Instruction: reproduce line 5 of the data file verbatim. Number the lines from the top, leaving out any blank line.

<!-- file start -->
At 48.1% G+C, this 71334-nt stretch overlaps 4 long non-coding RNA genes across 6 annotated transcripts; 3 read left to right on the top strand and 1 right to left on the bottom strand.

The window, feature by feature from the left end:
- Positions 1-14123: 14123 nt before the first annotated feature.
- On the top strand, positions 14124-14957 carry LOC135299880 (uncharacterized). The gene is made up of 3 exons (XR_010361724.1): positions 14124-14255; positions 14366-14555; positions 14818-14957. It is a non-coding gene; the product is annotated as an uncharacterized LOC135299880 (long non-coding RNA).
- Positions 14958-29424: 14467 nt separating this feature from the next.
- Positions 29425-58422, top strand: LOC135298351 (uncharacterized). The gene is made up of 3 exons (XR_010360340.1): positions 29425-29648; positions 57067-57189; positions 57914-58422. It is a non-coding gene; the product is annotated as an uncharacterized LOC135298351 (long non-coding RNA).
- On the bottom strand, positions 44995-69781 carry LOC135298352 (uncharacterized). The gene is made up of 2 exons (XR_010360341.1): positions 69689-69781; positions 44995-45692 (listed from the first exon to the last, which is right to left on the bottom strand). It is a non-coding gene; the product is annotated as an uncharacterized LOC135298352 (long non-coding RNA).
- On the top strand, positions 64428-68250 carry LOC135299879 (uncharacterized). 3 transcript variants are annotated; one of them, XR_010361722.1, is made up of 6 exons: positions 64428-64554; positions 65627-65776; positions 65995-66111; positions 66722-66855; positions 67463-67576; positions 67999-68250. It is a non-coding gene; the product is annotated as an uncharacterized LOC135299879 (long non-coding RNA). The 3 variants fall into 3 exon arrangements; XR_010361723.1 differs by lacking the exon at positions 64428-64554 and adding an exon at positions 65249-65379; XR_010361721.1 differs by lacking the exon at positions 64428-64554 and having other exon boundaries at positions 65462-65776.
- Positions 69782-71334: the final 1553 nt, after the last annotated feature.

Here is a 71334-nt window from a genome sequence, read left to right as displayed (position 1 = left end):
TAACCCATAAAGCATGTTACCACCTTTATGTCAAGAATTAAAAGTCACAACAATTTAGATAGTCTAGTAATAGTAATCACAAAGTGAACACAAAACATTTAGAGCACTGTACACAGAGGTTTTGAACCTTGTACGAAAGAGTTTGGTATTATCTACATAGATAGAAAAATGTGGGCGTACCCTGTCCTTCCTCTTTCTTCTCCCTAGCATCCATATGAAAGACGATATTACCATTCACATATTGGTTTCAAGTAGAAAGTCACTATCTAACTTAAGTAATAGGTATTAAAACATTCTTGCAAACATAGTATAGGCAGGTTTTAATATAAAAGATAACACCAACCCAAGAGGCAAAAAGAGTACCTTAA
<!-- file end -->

- Positions 14958-29424: 14467 nt separating this feature from the next.